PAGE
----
“Bueller…, Bueller..., Bueller...” A timeless quote from one of the greatest movies John Hughes Directed that still resonates today. An innovator, legend, and idol to many, I believe John Hughes is one of the greatest directors of all time. John Hughes’ unique style of relatable scenarios portraying the developmental challenges teenagers go through in The Breakfast Club, and Ferris Buhler’s Day off. Teenagers are aliens; they don’t listen; they rebel; they drive adults crazy. In the movie, The Breakfast Club, John Hughes shows the many ways that teens struggle to fit in.
Sleepwalking genuinely saved his life, due to the fact that a jet engine landed in his room at night, but he was meeting his special friend for the first time. Donnie has an imaginary friend named Frank, although he is not a typical friend. He is a six foot tall man in a grey rabbit suit that consistently tells Donnie to do cynical things that would affect his life dangerously. An example would be when Frank convinced him to flood his own school and put an axe through the head of their mascot statue. “28 days, 6 hours, 42 minutes, 12 seconds.
Putting the true story aside and focussing on the novel and movie “in part adaption”, both were great for their own standards. In this sense I would like to categorize the book and movie with a historical fiction genre. Although I want to say the movie was better just because Leonardo Decaprio was in it. In my honest opinion, I don’t know why Decaprio won an Oscar for this movie rather than all the other amazing movies that he’s previously acted in, such as Titanic, or the Aviator. His acting is always great, but I think he won the Oscar for the sake of winning it, because it was due time.
Moreover, while sleeping in the attic Walter discovers a photo of beautiful women and is intrigued to learn more about her. Thus, as the movie advances Walter through his first experience of the picture, learns and adapts to this great uncle’s odd habits, while listening to his great-uncles adventures when they where young. Thus, without knowing this gaining
The wife knew something was up since the pit bull was barking and jumping on the bed (Clark). Sweet Dee is also a saver, like Ember. Tater Tot, the pit bull, saved four-year-old Peyton Smith’s life (Bratskeir). In the middle of the night, the pit bull barked and whimpered as it was pacing between the parents’ and Peyton’s rooms (Bratskeir). His mom, Christi Smith, checked on Peyton, her four-year-old son, and she found him barely breathing (Bratskeir).
The Wrong Man was a film of Alfred Hitchcock 's that I had never seen before until the screening. The Wrong Man, although an anti-suspense film, is arguably thrilling by "chance itself" (Godard 1). The way the viewer thinks and reacts to the film echoes what would really be occurring in Manny 's head as he wonders what will happen next. When comparing The Wrong Man to Hitchcock 's Psycho and The Birds, the type of suspense Hitchcock employed within it is a very fearful kind. The audience will be on the edge of their seats, awaiting fright.
Considering this movie is made by the same man who made CRUMB and BAD SANTA, insane might be what he was going for. It is definitely a darkly comedic look at underachievement. At times this movie seems to be struggling to express itself like the summer high school art students. On the other hand, the film 's rambling struggles may be an immersive reflection of the characters ' struggles. Overall, this film is more interesting than entertaining, and that can be a good thing.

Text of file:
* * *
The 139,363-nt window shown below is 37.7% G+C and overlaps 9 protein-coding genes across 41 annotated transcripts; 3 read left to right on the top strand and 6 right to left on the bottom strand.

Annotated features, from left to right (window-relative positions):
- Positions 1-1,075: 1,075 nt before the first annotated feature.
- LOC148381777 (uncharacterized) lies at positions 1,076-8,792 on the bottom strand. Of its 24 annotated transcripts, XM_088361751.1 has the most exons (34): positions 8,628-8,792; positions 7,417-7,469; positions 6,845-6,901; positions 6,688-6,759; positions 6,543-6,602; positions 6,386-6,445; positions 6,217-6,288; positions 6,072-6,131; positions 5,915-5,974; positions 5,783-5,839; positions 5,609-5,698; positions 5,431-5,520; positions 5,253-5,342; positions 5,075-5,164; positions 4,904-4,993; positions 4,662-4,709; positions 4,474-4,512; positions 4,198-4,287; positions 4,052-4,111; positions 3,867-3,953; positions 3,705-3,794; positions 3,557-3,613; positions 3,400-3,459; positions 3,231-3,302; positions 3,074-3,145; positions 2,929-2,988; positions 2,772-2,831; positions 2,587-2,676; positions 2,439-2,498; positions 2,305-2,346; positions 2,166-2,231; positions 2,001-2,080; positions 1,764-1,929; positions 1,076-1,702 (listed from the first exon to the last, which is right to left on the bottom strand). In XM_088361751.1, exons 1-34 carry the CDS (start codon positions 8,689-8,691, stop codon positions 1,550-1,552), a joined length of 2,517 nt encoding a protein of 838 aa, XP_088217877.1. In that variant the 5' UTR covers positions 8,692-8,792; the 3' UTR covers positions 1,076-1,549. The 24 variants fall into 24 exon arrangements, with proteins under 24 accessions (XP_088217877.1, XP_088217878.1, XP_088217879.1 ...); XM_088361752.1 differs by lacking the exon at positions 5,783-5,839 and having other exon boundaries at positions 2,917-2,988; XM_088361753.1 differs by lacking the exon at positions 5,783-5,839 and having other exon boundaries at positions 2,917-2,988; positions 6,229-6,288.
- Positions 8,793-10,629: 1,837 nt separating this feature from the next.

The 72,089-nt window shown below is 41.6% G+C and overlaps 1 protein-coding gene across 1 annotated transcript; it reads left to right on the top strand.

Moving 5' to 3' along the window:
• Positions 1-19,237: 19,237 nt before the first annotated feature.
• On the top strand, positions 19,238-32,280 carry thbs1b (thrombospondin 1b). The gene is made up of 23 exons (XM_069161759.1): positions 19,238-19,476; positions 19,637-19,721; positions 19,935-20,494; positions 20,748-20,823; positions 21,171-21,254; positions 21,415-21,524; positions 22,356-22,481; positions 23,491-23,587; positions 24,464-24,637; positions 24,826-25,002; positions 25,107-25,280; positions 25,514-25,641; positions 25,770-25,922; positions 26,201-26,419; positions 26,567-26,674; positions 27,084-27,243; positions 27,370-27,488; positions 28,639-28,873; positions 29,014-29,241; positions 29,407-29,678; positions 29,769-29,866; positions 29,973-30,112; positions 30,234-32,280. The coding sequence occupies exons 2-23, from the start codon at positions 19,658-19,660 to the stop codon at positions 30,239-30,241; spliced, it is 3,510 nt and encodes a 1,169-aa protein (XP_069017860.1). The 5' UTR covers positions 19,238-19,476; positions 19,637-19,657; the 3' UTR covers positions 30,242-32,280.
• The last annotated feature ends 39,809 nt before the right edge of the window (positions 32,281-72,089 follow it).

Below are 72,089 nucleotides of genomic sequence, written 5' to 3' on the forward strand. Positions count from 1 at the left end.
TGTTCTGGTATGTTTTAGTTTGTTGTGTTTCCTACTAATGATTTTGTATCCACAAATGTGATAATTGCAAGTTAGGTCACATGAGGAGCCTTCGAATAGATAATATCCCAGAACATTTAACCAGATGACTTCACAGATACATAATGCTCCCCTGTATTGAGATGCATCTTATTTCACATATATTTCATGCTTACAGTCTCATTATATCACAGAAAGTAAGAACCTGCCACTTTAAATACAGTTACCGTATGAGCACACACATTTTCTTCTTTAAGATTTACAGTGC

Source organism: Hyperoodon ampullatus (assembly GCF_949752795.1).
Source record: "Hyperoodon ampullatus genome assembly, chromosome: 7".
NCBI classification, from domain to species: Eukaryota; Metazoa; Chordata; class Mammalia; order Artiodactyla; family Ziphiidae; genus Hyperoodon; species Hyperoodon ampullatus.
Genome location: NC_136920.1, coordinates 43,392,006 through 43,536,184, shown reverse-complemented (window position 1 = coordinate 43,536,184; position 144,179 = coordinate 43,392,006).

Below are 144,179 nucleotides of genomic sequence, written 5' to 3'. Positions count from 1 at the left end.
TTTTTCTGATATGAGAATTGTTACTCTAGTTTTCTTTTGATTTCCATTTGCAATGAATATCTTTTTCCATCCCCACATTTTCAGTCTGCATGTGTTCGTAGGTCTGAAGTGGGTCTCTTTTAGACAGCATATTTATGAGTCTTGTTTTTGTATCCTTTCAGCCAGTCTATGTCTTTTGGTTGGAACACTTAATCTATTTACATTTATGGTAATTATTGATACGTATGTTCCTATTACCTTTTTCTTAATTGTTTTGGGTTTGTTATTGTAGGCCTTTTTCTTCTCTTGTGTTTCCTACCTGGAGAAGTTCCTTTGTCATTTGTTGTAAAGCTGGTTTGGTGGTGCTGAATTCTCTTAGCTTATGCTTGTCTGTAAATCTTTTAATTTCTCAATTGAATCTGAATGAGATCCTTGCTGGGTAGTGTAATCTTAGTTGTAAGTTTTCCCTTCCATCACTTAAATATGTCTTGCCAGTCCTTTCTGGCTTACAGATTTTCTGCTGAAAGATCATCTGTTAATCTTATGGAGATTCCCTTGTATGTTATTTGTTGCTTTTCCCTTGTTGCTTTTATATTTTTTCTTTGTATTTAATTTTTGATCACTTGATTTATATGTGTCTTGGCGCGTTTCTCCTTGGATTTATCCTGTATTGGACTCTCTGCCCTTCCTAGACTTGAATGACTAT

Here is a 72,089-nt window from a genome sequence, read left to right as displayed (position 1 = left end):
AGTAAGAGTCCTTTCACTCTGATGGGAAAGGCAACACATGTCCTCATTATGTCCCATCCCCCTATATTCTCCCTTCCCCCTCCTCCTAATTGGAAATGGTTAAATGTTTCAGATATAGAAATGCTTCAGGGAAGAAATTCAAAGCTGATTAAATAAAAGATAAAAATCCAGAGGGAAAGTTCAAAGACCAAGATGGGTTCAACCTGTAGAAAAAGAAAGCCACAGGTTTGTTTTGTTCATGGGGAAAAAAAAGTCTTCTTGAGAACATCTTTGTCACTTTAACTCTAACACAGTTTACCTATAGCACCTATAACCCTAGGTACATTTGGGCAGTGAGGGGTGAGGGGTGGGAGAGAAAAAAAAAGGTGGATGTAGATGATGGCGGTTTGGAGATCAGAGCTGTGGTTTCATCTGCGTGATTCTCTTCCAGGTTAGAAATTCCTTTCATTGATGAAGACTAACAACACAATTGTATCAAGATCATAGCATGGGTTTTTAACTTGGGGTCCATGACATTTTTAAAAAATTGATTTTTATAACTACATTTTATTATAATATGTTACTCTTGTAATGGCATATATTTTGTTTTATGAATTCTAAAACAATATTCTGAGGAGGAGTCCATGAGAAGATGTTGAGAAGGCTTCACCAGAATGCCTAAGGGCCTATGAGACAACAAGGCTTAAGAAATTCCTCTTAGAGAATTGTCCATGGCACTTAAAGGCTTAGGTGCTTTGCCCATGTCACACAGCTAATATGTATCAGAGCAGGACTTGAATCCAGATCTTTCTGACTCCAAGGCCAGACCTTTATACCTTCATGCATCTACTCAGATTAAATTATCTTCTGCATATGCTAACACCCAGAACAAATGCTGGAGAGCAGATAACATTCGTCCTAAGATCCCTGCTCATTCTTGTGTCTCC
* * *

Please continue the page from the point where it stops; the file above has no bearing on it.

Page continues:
FINDING MEANING IN MY FAVOURITE TEXT While several movies grab one by the throat, 12 Years a Slave appeals to heart. That’s how a film gets its name inside that big, golden envelope. Sometimes one has to prepare for the journey a movie takes one. So it is with “12 Years a Slave,” a harrowing, unforgettable drama that doesn’t look away from the reality of slavery, and in so doing, helps one to fully, truly confront it. My spontaneous reaction on viewing the movie was awe, however, only to find out soon after the unforgettable land mark encounter with the movie that it is not the producer’s masterpiece.
While the bestselling book ‘Kite Runner’ was a huge hit and an ongoing success, the film speaks a completely different story. The largely awaited ‘Kite Runner’ film hit the public like a ton of bricks. Some enjoyed it down to the last second. However, this movie was largely hyped up, and the quite extravagant anticipations from some so called ‘movie experts’ created an even larger bitter aftertaste after watching this movie. The movie was not necessarily bad; however I was quite displeased with the lack in detail which the book had strived in.
Tiwari wrote that "If it maintains the quality of writing and able actors who portray key characters, we may have another winner among us". DNA praised the costumes, scenery, Krishna 's flute theme, and most of the CGI special effects, but said the story pace was too fast. However, as the series progressed, it soon beated all its comparisons with the earlier hugely popular BR Chopra version and carved its own unique space in the history of Indian television, especially among the youth. The original series was supposed to be a 120 episode series but as the show raked in ratings as it progressed, two more extensions were given. Its premier had a viewership of approximately 8.4 million people, the highest for any weekday show in Indian television on its first day of launch.The show has become the highest rated weekday mythology show in the last three years on Indian